Bursting at the Seams: Improving Patient Flow to Help America's Emergency Departments

    • June 4, 2008

Across America, hospital emergency departments (EDs) are in crisis. For many communities, the local hospital ED has become the linchpin of their health care safety net. With a legal obligation to see patients at all times and with more people than ever seeking their services, EDs nationwide are bursting at the seams.

From 1992 to 2002, the number of annual ED visits increased 23 percent in the United States, while the number of operating EDs decreased by about 15 percent, due to hospitals either closing their EDs or going out of business.1 Many EDs are overwhelmed by the number of patients needing their services, with 62 percent of the nation's EDs reporting they that are “at” or “over” operating capacity.2 Almost daily, newspaper headlines across the country relay stories about patients waiting for hours in the ED before being seen and tales of ambulances being diverted from one hospital to the next because of overcrowding. While much of the blame for this situation has been placed on broader social issues—such as increasing numbers of uninsured Americans and increasing reliance on the ED by those who are uninsured—3many hospitals have done little to address the patient flow obstacles that lead to overcrowded EDs.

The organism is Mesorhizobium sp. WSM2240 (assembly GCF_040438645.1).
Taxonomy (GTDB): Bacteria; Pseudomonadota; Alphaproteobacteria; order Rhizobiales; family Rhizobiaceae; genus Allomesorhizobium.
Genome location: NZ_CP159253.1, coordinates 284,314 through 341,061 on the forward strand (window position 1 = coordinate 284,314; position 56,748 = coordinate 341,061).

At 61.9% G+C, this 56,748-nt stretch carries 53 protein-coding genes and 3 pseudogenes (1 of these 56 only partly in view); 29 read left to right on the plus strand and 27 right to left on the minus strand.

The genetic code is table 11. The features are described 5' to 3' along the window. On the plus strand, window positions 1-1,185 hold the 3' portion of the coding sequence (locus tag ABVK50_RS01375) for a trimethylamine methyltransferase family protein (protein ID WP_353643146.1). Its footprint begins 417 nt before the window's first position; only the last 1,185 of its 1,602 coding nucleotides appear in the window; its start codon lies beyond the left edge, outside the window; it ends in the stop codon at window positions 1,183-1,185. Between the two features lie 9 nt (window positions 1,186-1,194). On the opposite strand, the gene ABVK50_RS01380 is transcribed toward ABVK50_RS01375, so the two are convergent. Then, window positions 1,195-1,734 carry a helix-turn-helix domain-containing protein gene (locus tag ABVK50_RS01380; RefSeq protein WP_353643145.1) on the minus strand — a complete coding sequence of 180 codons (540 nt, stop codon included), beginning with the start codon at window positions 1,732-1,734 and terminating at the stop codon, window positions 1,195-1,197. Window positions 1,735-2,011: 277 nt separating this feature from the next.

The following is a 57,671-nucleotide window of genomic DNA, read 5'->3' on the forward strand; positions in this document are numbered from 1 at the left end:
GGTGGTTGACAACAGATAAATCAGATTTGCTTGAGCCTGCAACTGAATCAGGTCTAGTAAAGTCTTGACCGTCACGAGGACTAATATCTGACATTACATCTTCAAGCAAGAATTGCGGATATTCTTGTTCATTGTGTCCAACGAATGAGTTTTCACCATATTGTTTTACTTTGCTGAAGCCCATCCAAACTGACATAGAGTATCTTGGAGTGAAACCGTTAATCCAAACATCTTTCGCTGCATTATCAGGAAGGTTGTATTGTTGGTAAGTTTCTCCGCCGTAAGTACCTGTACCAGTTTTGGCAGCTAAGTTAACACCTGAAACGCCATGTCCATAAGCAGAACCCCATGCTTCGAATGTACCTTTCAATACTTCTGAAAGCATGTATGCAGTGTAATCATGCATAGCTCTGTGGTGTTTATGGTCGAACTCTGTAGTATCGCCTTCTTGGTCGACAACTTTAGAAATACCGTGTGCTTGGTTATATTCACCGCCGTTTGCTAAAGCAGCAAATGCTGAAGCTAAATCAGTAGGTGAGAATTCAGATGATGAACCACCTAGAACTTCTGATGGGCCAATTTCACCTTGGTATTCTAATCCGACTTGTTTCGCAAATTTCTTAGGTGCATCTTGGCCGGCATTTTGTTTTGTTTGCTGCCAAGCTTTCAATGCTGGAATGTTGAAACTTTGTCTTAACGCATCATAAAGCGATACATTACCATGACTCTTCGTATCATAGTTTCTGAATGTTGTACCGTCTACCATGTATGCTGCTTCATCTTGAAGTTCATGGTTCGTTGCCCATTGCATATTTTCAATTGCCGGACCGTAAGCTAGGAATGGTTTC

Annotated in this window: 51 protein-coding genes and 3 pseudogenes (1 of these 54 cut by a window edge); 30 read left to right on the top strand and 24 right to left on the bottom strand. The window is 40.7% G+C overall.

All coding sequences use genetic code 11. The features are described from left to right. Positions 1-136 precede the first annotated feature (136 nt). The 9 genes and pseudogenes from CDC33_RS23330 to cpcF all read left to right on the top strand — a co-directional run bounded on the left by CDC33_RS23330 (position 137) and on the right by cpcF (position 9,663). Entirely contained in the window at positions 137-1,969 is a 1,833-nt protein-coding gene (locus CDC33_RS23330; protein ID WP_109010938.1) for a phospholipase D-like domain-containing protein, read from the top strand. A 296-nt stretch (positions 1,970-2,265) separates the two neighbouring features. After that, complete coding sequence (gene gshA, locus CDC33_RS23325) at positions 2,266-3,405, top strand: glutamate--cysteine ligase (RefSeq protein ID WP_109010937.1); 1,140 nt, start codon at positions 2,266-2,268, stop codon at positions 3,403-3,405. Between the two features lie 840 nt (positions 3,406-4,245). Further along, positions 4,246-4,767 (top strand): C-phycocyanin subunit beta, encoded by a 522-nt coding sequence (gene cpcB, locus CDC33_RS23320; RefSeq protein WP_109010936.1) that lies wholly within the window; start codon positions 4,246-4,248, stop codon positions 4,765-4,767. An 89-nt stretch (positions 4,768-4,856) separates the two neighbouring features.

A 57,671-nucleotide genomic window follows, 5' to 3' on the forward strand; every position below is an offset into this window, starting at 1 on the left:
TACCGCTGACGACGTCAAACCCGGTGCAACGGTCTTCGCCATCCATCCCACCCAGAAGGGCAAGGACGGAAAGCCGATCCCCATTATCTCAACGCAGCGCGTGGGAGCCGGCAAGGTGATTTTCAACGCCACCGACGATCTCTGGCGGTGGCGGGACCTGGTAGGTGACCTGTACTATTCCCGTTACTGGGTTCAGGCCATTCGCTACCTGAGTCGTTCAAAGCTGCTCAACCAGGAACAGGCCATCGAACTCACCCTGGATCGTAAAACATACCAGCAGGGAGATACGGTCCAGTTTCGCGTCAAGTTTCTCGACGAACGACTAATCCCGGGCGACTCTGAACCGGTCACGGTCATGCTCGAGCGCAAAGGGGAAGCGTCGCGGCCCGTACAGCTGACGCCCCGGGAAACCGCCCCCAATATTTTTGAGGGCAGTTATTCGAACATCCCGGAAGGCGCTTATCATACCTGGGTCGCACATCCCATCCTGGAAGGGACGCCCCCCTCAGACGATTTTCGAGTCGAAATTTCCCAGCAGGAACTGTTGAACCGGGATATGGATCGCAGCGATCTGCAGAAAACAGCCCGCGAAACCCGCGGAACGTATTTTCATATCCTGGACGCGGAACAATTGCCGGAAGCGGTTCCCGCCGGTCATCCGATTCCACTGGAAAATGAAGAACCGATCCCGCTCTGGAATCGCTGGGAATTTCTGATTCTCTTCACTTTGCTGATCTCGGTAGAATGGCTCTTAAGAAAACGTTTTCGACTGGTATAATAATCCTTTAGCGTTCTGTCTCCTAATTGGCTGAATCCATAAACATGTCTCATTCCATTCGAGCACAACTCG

The Urgent Matters program, a national initiative of the Robert Wood Johnson Foundation, worked intensively to try to find solutions to this problem that could be applicable nationwide.As part of the program, 10 hospitals were selected to participate in a year-long Learning Network to develop a series of practical management tools to address issues related to ED overcrowding. As the initiative evolved, hospitals participating in the Learning Network developed a variety of strategies designed to improve patient flow and reduce ED crowding, and in the process created their own best practices. While each of the Learning Network hospitals decided which strategies to implement within their own organization, a number of common overarching themes for success quickly became apparent.

Critical Success Factors:

  • Recognizing that ED crowding is a hospital-wide problem, not an ED problem
  • Building multidisciplinary, hospital-wide teams to oversee and implement change
  • Determining the presence of a “champion”
  • Guaranteeing management's support
  • Using formal improvement methods
  • Committing to rigorous metrics
  • Making transparency an organizational value